“I think it takes a special, unselfish person to create such a heart-touching program like M4M,” says Kelly Williams, M4M’s first coordinator, present Indy volunteer and advisor. He elaborates about Isenberg, “Not many people who have so much success would bother with something like this and be willing to invest the amount of time this has, and will continue to take but I think it speaks volumes about the man and the vision he has imparted on not only the volunteers, but the precious children, their families, other doctors, nurses, etc. He is just an all-around wonderful human being.”
Growing globally, M4M has already accrued over 50 chapters and in excess of 64 coordinators throughout the US, Mexico, Japan, Canada, and Great Britain, and is still running strong.
“Since we now live in the internet age, I have been working with so many people for the last two or three years who I have never had the chance to meet,” says Isenberg. “What I notice, is that no matter how many individual differences we may have, we all share a commonality that binds us.”
Whether you know a runner who crosses the finish line of a marathon who decides to give his/her hard earned medal to another or you know someone who sits alongside in a wheelchair as a hindered spectator running his/her own marathon, or someone who graciously volunteers for M4M helping to connect the two, all these contestants share a common feat. They each represent a true champion.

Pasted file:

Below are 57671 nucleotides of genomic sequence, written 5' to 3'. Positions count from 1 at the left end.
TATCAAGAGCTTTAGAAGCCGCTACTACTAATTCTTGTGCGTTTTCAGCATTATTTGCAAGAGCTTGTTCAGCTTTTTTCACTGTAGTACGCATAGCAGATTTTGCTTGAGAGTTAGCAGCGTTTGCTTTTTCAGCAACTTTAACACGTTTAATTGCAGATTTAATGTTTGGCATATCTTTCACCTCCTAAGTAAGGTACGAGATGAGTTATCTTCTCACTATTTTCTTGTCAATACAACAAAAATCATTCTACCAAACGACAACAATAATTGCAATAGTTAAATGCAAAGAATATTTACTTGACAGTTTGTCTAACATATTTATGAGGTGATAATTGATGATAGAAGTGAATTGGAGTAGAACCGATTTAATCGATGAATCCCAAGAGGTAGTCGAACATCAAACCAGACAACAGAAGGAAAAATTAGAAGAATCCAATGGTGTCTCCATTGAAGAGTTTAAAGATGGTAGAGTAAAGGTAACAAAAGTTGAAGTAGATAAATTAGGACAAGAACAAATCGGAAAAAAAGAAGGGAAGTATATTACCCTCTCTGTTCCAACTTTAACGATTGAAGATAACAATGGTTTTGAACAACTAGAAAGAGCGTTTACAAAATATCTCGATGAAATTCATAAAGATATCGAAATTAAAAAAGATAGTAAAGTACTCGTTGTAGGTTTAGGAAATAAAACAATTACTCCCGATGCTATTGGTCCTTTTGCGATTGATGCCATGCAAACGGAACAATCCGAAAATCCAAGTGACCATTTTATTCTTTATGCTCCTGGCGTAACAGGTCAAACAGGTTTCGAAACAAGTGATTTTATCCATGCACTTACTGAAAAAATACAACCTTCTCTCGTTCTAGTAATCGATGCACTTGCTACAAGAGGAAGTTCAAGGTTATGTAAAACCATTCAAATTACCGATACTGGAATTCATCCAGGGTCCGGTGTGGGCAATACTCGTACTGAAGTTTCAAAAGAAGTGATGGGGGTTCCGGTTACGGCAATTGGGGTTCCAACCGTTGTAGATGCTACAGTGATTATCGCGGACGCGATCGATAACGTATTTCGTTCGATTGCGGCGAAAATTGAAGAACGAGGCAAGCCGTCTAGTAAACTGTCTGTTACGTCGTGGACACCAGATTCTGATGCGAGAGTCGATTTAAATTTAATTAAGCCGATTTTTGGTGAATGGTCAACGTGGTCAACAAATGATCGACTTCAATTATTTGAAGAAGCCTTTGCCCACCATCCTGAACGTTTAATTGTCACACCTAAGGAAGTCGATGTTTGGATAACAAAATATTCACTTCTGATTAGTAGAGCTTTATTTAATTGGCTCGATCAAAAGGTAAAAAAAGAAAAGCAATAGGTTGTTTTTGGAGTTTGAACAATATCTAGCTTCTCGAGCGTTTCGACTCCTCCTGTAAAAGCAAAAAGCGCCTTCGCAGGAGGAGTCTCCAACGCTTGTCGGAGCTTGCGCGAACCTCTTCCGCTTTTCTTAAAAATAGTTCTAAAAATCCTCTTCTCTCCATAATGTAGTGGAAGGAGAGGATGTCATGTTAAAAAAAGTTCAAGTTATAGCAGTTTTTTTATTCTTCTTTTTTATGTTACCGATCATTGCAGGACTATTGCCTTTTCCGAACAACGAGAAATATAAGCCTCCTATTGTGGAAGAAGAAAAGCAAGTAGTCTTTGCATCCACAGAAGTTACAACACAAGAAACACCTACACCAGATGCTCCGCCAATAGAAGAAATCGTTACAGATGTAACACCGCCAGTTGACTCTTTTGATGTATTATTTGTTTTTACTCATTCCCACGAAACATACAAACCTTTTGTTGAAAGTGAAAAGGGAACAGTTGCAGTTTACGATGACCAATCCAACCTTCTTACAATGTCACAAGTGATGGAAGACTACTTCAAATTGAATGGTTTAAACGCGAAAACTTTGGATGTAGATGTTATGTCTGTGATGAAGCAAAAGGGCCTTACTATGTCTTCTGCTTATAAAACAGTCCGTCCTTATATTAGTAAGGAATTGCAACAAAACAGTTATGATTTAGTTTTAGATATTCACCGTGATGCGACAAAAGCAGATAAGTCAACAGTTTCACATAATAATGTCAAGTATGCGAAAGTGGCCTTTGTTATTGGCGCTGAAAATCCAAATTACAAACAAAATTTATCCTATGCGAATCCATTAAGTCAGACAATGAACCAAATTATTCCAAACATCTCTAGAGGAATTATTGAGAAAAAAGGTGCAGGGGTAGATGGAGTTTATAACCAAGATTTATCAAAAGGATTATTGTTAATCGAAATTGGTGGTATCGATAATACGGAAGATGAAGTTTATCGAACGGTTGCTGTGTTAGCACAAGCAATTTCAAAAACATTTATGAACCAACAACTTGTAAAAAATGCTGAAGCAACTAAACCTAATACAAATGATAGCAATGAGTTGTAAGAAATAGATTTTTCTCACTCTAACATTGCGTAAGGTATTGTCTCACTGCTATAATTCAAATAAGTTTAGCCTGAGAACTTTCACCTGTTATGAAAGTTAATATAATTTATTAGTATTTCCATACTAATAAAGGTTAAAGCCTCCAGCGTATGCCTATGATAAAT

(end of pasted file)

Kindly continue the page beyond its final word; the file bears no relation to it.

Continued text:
If you would like to volunteer or make a cash donation to offset the cost of ribbons for donated medals, contact Indy coordinator, Sally Powell (firstname.lastname@example.org)
Visit www.medals4mettle.org to learn more.
A Poem for Medals4Mettle
I want to open the door,
To a beautiful spring day,
Sweeping leaves off the threshold,
That wilted where they lay.
Rising from your pillow,
For pleasure, not for pain.
Replacing the scent of sick,
With that of newborn rain.
Watching your patient eyes,
In shallow sockets roll,
Viewing a colorful ribbon-
Lifting your soul.
Taking you for a moment,
Where courage needs no place,
Watching this gifted medal,
Bring a smile to your face.
Steven F Isenberg MD